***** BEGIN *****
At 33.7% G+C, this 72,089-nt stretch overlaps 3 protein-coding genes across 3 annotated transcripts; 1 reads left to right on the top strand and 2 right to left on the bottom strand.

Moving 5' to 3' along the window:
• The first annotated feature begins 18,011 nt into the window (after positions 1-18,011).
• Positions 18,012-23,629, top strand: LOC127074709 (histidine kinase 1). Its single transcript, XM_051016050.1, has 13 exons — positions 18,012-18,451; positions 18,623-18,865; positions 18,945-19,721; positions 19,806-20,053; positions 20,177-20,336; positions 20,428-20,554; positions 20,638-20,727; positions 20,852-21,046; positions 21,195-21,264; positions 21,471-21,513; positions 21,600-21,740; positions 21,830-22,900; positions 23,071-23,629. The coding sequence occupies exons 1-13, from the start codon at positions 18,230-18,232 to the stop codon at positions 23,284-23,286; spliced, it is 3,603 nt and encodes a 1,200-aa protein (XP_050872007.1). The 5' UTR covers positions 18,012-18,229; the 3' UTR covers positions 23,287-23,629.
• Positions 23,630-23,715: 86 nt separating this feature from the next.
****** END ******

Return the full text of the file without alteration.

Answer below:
At 33.7% G+C, this 72,089-nt stretch overlaps 3 protein-coding genes across 3 annotated transcripts; 1 reads left to right on the top strand and 2 right to left on the bottom strand.

Moving 5' to 3' along the window:
• The first annotated feature begins 18,011 nt into the window (after positions 1-18,011).
• Positions 18,012-23,629, top strand: LOC127074709 (histidine kinase 1). Its single transcript, XM_051016050.1, has 13 exons — positions 18,012-18,451; positions 18,623-18,865; positions 18,945-19,721; positions 19,806-20,053; positions 20,177-20,336; positions 20,428-20,554; positions 20,638-20,727; positions 20,852-21,046; positions 21,195-21,264; positions 21,471-21,513; positions 21,600-21,740; positions 21,830-22,900; positions 23,071-23,629. The coding sequence occupies exons 1-13, from the start codon at positions 18,230-18,232 to the stop codon at positions 23,284-23,286; spliced, it is 3,603 nt and encodes a 1,200-aa protein (XP_050872007.1). The 5' UTR covers positions 18,012-18,229; the 3' UTR covers positions 23,287-23,629.
• Positions 23,630-23,715: 86 nt separating this feature from the next.